Bias and Judgment in Decision Making

I just finished reading Judgment in Managerial Decision Making by Max H. Bazerman, though I have the 2nd edition (published in 1990) and now he has moved on to the 8th edition (published in 2012).  From looking at the book table of contents, it’s obvious a number of the chapters have changed, but much of core of the book is the same. With that disclaimer, I wade into my review.

What is the book about

This book was written in more of a textbook format, appropriate for using in a classroom, particularly for MBAs. It’s not too abstract, but also not for the faint of heart. The book itself is designed to help managers and would be managers to improvement their judgment and decision making skills by limiting or mitigating their biases.  Bazerman does this by first attempting to convince the readers that they themselves have biases.  Then, he explorers a number of different contexts in which these biases impact managerial decision making.  Lastly, he writes about how to overcome the biases.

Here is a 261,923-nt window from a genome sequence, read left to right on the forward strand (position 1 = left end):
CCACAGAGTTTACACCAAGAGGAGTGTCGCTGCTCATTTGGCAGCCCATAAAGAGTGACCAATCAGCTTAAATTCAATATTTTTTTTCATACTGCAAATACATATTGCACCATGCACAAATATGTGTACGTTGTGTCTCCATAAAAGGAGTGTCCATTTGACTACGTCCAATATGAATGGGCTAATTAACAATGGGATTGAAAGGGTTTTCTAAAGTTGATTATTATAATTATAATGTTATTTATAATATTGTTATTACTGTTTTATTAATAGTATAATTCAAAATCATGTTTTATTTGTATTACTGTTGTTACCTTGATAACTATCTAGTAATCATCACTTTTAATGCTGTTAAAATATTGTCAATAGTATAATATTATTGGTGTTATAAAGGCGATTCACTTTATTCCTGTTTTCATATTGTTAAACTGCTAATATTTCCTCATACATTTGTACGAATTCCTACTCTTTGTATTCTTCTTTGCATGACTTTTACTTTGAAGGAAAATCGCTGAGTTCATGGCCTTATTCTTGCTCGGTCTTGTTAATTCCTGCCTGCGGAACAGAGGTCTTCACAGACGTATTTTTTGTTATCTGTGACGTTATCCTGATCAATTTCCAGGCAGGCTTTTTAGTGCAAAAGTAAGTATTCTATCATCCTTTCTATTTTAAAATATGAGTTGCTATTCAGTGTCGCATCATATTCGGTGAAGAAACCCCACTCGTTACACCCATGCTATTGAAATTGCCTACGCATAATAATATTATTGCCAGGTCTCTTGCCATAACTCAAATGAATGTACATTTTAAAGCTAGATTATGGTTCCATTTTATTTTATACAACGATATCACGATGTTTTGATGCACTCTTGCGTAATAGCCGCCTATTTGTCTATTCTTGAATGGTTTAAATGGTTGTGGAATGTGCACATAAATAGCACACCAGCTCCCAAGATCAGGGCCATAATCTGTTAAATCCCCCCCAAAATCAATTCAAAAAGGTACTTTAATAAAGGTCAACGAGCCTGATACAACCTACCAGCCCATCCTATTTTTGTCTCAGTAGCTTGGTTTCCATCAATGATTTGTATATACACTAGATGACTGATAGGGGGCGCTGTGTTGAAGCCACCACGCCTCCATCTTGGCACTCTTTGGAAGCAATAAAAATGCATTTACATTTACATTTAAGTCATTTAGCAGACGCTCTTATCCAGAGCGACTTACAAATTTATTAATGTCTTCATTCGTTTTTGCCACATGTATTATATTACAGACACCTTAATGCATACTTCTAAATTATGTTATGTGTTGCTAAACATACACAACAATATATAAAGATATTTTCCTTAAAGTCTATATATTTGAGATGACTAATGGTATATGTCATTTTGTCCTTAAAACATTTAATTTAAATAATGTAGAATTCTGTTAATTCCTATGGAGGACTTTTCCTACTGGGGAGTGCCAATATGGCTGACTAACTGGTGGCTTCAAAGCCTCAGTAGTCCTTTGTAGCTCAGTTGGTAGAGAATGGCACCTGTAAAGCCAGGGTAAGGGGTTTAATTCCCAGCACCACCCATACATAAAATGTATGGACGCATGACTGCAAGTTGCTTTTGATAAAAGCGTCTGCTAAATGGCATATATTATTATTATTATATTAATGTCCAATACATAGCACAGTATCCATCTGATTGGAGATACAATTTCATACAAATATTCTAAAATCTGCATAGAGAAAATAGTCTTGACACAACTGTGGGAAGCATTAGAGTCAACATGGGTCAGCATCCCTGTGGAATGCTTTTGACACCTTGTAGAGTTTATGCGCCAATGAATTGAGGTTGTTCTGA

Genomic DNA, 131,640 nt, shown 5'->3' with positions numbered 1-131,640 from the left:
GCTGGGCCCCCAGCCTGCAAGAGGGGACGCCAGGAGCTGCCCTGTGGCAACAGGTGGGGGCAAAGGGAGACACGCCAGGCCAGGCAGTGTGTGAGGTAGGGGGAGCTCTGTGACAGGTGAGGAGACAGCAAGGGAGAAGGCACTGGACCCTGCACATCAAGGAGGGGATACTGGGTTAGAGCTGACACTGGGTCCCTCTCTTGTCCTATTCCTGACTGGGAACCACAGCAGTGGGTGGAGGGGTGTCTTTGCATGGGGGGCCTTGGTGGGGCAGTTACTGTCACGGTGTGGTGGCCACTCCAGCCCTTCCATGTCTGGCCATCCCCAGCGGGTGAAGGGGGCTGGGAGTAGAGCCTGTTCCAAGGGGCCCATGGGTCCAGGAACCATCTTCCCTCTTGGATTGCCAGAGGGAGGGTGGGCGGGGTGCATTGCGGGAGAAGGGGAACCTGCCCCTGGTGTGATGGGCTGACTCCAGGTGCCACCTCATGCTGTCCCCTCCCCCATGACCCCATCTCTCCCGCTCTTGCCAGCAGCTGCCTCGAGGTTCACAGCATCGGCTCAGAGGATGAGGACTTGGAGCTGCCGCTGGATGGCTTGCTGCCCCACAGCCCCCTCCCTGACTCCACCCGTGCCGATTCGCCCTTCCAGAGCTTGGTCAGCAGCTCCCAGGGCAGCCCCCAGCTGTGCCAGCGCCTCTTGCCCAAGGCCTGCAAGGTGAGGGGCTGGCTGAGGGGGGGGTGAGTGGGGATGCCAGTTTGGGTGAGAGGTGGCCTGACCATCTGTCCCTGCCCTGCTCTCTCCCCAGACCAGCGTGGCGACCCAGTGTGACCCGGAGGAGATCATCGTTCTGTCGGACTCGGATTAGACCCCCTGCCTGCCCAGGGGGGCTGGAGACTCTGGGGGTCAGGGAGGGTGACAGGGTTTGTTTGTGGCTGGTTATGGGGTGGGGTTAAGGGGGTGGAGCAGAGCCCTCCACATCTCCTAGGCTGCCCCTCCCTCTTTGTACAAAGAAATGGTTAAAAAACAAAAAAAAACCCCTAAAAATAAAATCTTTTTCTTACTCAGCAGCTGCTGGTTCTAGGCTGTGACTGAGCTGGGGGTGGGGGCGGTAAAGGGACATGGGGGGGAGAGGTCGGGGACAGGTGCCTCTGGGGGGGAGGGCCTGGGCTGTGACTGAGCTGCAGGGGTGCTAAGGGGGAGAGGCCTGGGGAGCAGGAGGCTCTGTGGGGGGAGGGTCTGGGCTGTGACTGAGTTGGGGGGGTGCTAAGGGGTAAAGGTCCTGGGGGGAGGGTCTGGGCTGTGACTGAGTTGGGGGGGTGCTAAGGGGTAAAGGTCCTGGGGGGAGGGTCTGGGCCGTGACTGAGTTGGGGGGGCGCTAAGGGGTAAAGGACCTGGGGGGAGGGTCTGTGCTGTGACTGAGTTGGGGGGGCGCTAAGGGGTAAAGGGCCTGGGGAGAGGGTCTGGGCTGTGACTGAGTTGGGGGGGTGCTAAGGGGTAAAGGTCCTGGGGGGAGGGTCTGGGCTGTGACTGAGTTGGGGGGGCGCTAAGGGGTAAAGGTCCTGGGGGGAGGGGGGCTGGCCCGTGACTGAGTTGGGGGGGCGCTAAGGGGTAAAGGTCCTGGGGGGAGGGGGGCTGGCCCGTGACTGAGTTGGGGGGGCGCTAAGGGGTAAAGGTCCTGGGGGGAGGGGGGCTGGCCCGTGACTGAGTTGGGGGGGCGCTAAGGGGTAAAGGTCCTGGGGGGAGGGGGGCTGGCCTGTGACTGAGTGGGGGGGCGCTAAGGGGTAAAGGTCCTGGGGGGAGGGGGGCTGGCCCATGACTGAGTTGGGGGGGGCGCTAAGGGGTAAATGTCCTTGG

My opinion of the book

The writing is not too long and does a fair job of relying on research in this field.  My primarily reason for reading it was the last chapter, which defines various strategies for overcoming these biases. This I found less satisfying than I hoped, but better than most other books on judgment and decision making.  That being said, the latest edition includes more strategies… so maybe I need to get a copy of that one.

The take away

In all, I would give this book 3 out of 5 stars, with the caveat that the more recent edition may garner a higher score. It’s a worthy read for most managers to help them identify and fix potential biases they may be harboring.

 

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